Choosing a cigar can be as easy or as complicated as you want it to be. Some people know they like cigar XYZ and they have no reason to deviate from that choice. But there are enough different cigars out there that you could smoke a different one every week and never run out in your lifetime. And variety, as they say, is the spice of life so why not try out something different?
Having a tobacconist you trust is crucial to knowing what to try next. They can listen to what you are looking for and make recommendations based on your likes and dislikes. When you have an ongoing relationship with a shop in your area, they will even be able to make recommendations when you walk in the door based on their knowledge of your preferences.
But when you are getting started it’s important to try new things and keep notes. If you try a particular wrapper or blend and you know you love it, you can use that as a springboard to find other similar cigars. This also works if you find something you don’t particularly like so you know what to avoid in the future. Keeping a cigar notebook is a great way to keep it all straight – there’s nothing worse than remembering you loved a cigar you had a few weeks ago but you can’t remember why or even what it was.
Depending on who you ask, the wrapper of a cigar can be responsible for anywhere from 50-90% of the overall flavor of a cigar. To be sure the wrapper is usually a pretty good indication of what you are going to be getting, but there are sometimes curveballs thrown into certain blends to give a light wrapper cigar the spiciness of a maduro. While you can sometimes judge what kind of cigar you are getting by the wrapper, it’s not always the case. The most common wrappers are:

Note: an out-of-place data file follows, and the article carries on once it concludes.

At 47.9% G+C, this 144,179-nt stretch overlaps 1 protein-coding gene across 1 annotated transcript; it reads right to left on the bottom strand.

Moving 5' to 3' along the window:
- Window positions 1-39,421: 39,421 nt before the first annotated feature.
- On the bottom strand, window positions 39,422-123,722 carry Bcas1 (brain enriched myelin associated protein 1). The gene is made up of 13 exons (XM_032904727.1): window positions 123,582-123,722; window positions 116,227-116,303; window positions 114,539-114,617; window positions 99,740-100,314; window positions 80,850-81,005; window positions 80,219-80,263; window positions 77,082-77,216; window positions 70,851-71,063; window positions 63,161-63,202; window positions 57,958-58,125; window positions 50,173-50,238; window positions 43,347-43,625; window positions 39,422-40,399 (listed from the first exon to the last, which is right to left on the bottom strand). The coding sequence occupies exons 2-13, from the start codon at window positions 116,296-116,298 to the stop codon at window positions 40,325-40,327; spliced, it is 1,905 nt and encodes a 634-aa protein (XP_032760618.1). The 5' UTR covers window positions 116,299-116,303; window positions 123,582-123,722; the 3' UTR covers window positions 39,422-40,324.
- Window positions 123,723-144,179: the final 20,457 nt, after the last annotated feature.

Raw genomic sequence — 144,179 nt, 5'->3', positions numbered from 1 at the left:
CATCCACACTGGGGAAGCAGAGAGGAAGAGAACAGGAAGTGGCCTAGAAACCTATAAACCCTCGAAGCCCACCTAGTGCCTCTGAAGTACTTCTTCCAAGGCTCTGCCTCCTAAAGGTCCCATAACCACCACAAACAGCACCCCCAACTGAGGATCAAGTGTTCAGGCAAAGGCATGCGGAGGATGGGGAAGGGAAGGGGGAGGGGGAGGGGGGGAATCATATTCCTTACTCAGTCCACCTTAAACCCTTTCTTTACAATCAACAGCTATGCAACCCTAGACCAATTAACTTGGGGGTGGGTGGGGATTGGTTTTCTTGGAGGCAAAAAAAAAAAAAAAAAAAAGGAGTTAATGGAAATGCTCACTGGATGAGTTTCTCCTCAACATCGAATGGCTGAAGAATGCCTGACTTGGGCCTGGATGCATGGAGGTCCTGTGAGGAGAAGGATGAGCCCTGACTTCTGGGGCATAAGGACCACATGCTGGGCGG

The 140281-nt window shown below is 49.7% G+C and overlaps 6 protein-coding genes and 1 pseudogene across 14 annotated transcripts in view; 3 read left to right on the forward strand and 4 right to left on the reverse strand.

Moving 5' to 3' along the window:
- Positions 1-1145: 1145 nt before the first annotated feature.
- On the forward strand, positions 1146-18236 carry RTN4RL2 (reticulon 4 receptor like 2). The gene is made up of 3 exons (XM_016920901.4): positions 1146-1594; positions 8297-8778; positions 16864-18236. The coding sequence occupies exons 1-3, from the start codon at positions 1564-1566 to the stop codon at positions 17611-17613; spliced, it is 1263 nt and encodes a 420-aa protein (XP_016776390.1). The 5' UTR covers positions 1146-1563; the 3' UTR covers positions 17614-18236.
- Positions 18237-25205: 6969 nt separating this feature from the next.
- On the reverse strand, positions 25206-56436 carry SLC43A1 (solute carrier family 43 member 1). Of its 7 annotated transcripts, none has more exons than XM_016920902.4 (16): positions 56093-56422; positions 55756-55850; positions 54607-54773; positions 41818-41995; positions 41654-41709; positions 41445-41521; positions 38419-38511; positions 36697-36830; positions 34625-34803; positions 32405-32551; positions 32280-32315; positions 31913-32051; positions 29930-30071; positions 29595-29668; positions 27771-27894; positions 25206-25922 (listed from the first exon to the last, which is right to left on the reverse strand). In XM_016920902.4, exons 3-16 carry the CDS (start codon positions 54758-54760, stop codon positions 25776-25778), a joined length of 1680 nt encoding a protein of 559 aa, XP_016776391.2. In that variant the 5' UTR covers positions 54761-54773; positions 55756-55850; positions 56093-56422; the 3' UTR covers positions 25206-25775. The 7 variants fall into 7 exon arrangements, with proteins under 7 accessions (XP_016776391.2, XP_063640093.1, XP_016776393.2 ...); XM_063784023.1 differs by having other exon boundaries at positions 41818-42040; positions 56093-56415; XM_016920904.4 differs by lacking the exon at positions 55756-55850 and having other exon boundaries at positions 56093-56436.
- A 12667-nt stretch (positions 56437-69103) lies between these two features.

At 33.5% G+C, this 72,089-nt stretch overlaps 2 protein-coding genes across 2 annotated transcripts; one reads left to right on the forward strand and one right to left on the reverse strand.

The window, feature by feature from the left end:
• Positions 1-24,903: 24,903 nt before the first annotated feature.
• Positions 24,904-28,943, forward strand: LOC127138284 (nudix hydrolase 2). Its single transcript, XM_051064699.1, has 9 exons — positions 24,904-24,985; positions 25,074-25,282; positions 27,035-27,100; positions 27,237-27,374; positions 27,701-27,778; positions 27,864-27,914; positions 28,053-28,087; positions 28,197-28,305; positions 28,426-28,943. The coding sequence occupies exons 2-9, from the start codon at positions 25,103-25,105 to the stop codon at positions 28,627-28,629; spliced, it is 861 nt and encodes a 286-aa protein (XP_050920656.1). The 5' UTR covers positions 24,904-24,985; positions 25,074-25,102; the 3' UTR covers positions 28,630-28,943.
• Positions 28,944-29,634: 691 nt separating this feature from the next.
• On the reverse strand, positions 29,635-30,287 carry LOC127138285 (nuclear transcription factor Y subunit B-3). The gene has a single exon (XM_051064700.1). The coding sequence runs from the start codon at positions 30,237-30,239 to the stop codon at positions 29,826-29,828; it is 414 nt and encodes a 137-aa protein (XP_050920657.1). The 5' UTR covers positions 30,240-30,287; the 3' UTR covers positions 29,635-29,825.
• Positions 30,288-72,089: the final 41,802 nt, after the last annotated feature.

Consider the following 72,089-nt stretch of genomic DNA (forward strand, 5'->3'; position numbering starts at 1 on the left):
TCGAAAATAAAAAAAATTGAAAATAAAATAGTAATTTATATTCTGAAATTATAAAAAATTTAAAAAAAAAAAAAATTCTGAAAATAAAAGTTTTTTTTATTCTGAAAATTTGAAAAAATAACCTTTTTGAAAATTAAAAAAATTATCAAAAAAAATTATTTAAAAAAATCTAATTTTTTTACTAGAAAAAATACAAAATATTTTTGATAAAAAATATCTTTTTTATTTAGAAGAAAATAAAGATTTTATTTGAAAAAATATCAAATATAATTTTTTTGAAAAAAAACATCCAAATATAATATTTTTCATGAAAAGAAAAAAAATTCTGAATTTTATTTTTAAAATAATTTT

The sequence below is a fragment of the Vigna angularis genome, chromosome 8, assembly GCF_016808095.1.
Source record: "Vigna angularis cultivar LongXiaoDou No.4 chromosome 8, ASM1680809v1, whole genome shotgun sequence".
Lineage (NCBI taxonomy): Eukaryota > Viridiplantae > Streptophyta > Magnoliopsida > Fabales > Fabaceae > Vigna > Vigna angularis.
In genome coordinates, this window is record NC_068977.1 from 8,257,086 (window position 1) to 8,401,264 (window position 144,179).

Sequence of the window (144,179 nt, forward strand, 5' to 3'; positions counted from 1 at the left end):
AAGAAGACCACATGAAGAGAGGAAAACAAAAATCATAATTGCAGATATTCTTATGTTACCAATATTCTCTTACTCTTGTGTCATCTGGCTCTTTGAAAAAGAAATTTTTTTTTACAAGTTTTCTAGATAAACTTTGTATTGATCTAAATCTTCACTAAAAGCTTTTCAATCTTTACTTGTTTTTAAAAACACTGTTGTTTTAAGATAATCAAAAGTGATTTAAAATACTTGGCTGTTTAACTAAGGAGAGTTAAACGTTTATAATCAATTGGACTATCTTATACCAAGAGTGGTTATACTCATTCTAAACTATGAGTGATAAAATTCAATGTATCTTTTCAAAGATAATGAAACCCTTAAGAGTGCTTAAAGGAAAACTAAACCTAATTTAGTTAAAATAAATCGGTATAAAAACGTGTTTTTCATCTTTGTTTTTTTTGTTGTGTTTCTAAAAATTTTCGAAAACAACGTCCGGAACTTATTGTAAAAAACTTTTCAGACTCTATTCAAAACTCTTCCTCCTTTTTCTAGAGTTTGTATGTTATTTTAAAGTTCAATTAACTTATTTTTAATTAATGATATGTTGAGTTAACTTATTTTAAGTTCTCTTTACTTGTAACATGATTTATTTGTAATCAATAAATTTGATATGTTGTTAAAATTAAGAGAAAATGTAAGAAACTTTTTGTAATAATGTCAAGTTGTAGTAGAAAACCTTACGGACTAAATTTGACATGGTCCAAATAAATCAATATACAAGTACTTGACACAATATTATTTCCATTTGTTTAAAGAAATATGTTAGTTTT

- Maduro wrapper leaf is fermented longer and has spicy, coffee, or chocolate notes
- San Andres wrapper has a dark color and a savory flavor profile
- Habano wrapper leaf is slightly lighter in color than maduro and typically tastes very spicy
- Corojo wrappers are medium in color but tend to be very spicy
- Connecticut broadleaf wrappers have a flavor profile that is sweet and toasted
- Connecticut wrappers are typically the lightest you’ll find and they taste of cedar and spice
There are other wrapper types that are starting to show up more frequently. A candela wrapper always shows up for St. Patrick’s Day because of its bright green hue, though there are other cigars such as Drew Estate’s Kentucky Fire Cured Swamp Thang that make use of it year round. Oscuro wrappers are another type of dark wrapper that are starting to show up more often, like in the My Father Le Bijou 1922.
It might surprise you to discover that the ring gauge of a cigar has a lot to do with the flavor profile. Maintaining consistency along a line is tricky, but it gets really tricky the larger the ring gauge. Generally speaking, you’re going to have an easier time finding a cigar that tastes consistent throughout with a smaller ring gauge.
This is something you will have to rely on your tobacconist for, as it is not always readily known or apparent. But the tobacco inside the wrapper can have as much influence on the flavor profile as the wrapper.
Country of Origin
Certain countries and regions have characteristics that are apparent in a cigar’s blending and construction. Many people will only smoke cigars from Nicaragua, for example, because of the quality in construction and flavor of the blends. It’s worthwhile to keep notes on where your cigars are from, because you might surprise yourself to discover you like one country or region’s cigars over another.
Choosing a cigar to smoke can be as simple or as complicated as you would like it to be. Get to know your local tobacconist and don’t forget to take notes!
Photos Courtesy of Paulbr75/Pixabay and Maggie Kimberl